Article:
Summary: Activating p38gamma, a naturally protective enzyme in the brain, may help to prevent the development of Alzheimer’s disease symptoms. Researchers showed the naturally protective effects of p38gamma could be harnessed to improve memory in the later stages of Alzheimer’s disease.
Source: Macquarie University
A ground-breaking new treatment developed by Macquarie University scientists has reversed the effects of memory loss associated with Alzheimer’s disease in a study of mice with advanced dementia.
The treatment works by focusing on a naturally protective enzyme in the brain called p38gamma, which when activated prevents the toxic effects of memory loss.
The discovery has huge implications for the treatment not only of Alzheimer’s, but other dementia-related diseases such as fronto-temporal dementia, which affects younger people in their 40s and 50s. Dementia is the leading cause of death of women and the second leading cause of death of all Australians.
Brothers Lars and Arne Ittner, from Macquarie’s Dementia Research Centre, have been studying dementia treatments for more than a decade but the breakthrough came when Arne discovered that the gene therapy was able to impact a protective enzyme in the brain with outstanding impacts on memory in advanced dementia.
Professor Lars Ittner, who is the Director of the Centre, said the incidence of Alzheimer’s disease was increasing in Australia at pace with the ageing population, creating ever increasing mortality rates as well as widespread negative mental health outcomes.
“Alzheimer’s disease is a devastating condition that affects not only the individual but the whole social circle,” he said. “Everything falls apart and it is a fatal disorder. It for sure kills you and there is nothing we can do about it.
“Numbers-wise, basic science has managed to reduce the mortality of all major diseases – cancer, diabetes, blood pressure and so forth – but we are still seeing increases in Alzheimer’s disease, and so getting into the space and doing something about it is of utmost importance.”
Complete reversal of memory loss
The brothers say that what they have found is better than any hypothesis: the new therapy did not only halt memory loss, it completely reversed the loss already there.
“We were completely surprised,” said Professor Ittner. “They actually recovered their memory function and their ability to learn returned. So, two months after we treated the mice at very old ages, these mice suddenly behaved like their normal siblings. We were really stoked. There is no comparable therapy out there and no other gene therapy either.”
Gene therapy is a process whereby genetic material is introduced into cells to replace abnormal genes or to make a beneficial protein.
The Ittners’ idea was to reconstitute the lost enzymatic memory activity and make it more efficient. Studying memory impairments in mice at advanced stages of dementia, they showed that activating p38gamma can modify a protein such that it prevents the development of Alzheimer’s disease symptoms.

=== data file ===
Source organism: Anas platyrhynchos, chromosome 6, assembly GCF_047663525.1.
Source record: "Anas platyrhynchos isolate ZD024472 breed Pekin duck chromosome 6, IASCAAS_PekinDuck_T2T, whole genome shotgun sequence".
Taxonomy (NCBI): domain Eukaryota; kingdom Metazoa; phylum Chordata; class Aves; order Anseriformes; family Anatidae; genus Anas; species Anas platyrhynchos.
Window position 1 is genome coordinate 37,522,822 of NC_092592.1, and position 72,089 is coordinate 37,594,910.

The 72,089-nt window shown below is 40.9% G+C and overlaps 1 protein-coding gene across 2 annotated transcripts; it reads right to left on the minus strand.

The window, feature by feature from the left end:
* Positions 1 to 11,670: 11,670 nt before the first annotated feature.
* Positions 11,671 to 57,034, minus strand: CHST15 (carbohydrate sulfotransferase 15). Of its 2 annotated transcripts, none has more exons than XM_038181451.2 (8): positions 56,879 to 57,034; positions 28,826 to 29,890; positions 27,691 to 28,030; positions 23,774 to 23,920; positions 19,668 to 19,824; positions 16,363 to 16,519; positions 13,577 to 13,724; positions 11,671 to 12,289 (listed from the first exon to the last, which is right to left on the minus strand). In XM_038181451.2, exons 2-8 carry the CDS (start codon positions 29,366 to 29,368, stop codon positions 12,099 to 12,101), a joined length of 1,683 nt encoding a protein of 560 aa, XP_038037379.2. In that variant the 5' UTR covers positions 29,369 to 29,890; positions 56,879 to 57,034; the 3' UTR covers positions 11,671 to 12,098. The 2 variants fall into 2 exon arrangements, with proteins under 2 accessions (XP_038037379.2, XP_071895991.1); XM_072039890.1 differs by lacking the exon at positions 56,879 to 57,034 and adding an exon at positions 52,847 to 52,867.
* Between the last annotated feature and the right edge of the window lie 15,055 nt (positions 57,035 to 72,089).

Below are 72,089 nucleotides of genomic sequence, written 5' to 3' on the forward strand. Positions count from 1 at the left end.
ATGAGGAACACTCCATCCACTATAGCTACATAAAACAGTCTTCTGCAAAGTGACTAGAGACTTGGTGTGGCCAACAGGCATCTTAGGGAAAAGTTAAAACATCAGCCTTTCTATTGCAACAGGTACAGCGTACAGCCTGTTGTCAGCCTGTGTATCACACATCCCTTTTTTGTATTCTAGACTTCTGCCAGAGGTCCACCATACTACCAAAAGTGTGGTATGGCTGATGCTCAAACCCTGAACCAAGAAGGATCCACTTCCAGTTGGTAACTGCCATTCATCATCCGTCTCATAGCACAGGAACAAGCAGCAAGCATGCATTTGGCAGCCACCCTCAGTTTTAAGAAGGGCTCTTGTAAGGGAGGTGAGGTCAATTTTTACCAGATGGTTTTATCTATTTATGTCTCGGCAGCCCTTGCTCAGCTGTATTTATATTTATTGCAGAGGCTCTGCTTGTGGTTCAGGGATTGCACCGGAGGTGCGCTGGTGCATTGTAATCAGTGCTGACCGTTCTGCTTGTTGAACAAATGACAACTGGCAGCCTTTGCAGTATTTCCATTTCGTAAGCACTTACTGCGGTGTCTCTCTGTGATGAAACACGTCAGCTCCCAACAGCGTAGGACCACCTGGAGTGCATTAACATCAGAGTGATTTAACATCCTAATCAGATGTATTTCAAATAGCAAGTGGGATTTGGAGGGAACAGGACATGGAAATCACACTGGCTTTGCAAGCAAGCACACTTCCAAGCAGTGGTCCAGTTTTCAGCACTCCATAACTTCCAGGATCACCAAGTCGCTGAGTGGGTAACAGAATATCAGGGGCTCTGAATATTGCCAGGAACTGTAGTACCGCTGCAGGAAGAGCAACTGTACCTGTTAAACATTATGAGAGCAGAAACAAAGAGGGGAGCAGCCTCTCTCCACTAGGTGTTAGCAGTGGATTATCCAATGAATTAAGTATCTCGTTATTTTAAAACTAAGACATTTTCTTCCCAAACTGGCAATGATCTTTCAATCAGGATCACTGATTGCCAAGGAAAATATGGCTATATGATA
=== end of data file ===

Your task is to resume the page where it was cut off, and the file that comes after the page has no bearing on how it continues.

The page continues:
They then went a step further to show that the natural protective effects of p38gamma could be harnessed to improve memory in Alzheimer’s disease at stages with advanced cognitive decline.
Professor Ittner explained: “The naturally protective enzymatic activity in the brain is unfortunately lost the further you progress down the Alzheimer’s disease track – so the more memory you lose, the more you also lose this natural protective effect.”
The path to clinical trials
The findings will be published in the September edition of the journal Acta Neuropathologica and the researchers say that the breakthrough, as the first gene therapy-based approach in the world for advanced Alzheimer’s disease, has the potential to put Australia on the map.
Dr Arne Ittner said that the gene research is especially significant because our understanding of the brain is still so limited. Traditionally, researchers have found it especially difficult to model Alzheimer’s and dementia experiments as by the time the patient or their family notice defects, they are already quite far down the memory defect lane.
“By its nature, the neurodegeneration is incredibly slow which is notoriously hard to study and hard to model,” he said.
“The brain is a black box and some days we get lucky and get glimpses of how it functions and we learn we can interfere with the mechanism in this black box. Now we have detailed understanding of the mechanisms involved down to the amino acids, which is just quite unprecedented.”
Credit: Macquarie University.
The Pro Vice Chancellor of Research Innovation at Macquarie University, Professor Dan Johnson, said they were hopeful of realising immediate local benefits. “If all goes well, we may find ourselves with a clinical trial done at Macquarie Hospital with this therapy,” he said.
“Macquarie is investing in the uniqueness of the science and the supporting intellectual property position,” Professor Johnson said. “A lot of the focus right now is on the fundamental science breakthrough and this is clearly a significant achievement. The next phase takes on an additional level of complexity, cost and time to deliver.”
Macquarie is currently determining the best way forward for the therapy before starting a clinical trial. If success continues, the team hopes the gene therapy can be commercialised within five to 10 years and is seeking partners and investors to help the progression. Interest has been fielded from some of the world’s biggest pharmaceutical companies, he said.
Professor Lars Ittner is Director of the Dementia Research Centre and Professor in the Department of Biomedial Sciences.
Dr Arne Ittner is a Senior Research Fellow in the Department of Biomedical Sciences.
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Source: Macquarie University Media Contacts: Kate Cox – Macquarie University Image Source: The image is in the public domain.